HIV/AIDS is an issue of tremendous concern to the sexual and reproductive health and rigpopact (SRHR) community. This shouldn’t be news, but it bears repeating. And therefore, SRH initiatives are key to fighting the spread of HIV/AIDS. While stemming the tide of new HIV infections, these programs also curb child and maternal mortality, prevent the spread of other sexually transmitted infections and alleviate global poverty. So, why isn’t SRHR a core component of every global initiative to fight HIV/AIDS? It should be. PAI has joined many in challenging the Global Fund to Fight AIDS, Tuberculosis and Malaria to make it so.
Many men and women already actively seek reproductive health services, whether for family planning, contraceptives, or treatment for sexually transmitted infections, including HIV. Linking these services to HIV/AIDS prevention and treatment—as well as malaria and tuberculosis programs—provides another avenue for men and women to get the supplies and services they need to prevent these deadly diseases, helping the Global Fund to reach its targets: men, women, young people, children and other vulnerable groups.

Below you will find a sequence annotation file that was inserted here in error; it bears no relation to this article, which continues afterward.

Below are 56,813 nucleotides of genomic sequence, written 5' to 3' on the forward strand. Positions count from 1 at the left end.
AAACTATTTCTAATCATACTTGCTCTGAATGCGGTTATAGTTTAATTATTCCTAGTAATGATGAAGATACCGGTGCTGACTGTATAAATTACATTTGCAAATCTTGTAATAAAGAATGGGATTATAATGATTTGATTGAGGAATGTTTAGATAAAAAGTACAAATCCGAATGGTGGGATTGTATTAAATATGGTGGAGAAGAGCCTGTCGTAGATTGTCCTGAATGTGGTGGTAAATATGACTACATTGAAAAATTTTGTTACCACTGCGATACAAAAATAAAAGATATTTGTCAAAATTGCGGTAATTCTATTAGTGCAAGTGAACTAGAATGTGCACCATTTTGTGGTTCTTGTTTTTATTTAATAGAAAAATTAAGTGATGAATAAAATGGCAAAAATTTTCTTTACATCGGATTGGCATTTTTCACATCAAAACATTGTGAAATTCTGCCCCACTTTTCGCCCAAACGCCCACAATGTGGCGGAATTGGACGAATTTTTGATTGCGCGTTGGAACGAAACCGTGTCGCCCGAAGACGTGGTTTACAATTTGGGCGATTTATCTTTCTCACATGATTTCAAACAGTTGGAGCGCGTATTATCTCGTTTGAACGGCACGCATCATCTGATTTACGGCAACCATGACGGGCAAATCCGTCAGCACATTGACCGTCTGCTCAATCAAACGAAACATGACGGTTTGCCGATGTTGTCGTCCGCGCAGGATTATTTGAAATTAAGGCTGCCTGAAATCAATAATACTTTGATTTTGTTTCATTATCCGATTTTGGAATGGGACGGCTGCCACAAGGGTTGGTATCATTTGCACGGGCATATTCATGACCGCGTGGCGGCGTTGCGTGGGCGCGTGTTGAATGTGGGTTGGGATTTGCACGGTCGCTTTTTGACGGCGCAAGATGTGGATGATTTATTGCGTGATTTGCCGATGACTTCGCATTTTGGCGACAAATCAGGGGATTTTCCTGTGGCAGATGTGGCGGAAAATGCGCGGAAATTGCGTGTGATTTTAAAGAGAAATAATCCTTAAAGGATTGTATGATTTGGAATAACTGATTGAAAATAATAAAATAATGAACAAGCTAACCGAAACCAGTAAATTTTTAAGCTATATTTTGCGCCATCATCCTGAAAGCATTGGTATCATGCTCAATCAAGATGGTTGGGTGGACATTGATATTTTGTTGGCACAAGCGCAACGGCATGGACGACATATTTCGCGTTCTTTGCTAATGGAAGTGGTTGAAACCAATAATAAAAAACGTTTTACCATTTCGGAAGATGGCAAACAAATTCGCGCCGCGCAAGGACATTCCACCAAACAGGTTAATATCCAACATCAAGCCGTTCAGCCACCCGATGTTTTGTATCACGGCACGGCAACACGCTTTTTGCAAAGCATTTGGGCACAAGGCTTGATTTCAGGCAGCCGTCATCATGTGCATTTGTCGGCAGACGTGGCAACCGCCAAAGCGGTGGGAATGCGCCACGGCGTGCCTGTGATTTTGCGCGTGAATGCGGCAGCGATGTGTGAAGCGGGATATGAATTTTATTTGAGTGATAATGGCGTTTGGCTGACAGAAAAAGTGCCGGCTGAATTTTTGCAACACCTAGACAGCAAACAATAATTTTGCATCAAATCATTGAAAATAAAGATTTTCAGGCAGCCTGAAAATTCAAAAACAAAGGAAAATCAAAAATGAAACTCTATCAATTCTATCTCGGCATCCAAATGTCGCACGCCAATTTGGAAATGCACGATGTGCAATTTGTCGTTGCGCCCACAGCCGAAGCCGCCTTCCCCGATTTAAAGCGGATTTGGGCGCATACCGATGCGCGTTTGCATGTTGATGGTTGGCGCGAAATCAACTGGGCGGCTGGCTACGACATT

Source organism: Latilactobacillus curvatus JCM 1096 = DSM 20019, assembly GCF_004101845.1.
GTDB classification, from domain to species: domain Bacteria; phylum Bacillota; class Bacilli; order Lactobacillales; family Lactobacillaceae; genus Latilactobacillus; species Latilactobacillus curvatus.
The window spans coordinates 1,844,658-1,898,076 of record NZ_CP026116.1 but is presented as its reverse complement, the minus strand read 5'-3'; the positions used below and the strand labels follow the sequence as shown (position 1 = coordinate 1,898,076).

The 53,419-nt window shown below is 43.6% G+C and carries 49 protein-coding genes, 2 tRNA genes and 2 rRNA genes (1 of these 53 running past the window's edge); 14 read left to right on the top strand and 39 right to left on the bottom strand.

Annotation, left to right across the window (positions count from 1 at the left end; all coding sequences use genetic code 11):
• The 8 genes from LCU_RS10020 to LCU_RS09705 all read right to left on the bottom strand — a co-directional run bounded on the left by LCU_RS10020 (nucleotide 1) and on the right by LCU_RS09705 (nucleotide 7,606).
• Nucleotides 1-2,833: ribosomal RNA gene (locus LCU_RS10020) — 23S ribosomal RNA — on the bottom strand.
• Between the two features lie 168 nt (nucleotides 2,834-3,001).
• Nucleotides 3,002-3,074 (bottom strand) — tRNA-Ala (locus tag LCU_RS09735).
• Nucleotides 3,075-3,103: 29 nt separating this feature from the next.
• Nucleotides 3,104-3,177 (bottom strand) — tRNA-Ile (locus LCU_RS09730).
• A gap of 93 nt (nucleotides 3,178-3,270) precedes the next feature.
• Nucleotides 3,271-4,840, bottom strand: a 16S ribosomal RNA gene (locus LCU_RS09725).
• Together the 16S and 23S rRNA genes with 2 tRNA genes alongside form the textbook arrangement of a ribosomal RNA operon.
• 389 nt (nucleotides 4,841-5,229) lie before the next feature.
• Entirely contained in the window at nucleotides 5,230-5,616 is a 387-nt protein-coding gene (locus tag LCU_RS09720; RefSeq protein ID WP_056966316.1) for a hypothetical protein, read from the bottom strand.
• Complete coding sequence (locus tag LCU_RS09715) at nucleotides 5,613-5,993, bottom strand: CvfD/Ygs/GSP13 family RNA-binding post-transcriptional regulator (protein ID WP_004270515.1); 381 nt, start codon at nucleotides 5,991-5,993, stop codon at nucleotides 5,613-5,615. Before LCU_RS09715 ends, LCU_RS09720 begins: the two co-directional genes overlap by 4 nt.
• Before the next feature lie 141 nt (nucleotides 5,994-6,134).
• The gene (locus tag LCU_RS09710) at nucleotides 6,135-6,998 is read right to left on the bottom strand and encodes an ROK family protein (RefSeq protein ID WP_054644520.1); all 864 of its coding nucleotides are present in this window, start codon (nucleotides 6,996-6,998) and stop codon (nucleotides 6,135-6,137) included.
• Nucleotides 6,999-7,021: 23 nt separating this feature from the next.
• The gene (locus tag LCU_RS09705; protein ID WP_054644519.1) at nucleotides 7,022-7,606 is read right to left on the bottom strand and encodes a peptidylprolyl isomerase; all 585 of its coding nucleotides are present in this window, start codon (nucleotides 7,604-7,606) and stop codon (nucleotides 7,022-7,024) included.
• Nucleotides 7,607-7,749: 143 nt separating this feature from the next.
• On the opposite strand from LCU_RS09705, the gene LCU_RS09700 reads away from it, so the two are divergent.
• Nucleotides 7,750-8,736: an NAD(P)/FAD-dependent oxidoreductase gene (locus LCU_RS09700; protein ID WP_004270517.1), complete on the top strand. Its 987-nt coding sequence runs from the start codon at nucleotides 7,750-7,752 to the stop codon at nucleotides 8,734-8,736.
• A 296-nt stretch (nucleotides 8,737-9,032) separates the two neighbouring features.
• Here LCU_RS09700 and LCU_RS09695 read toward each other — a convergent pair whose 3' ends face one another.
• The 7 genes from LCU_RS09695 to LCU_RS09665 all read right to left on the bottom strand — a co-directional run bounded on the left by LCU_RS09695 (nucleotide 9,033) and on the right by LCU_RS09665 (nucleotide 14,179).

As the Global Fund’s Replenishment Conference convenes later this month in Berlin, it is critical that SRHR, through strong involvement of key civil society representation, receives the recognition of its significant role in the Global Fund’s mission: preventing HIV and meeting the health needs of those already infected. To date, the process by which the Global Fund invites proposals, the in-country work to develop these proposals, and the process by which they are approved does not adequately support the role of SRHR or sexual and reproductive health providers.
After just a few short years, the Global Fund has saved over 1.8 million lives worldwide. Just think what can be accomplished—how many more lives saved—if the Global Fund partnered with the life-saving work of sexual and reproductive health providers.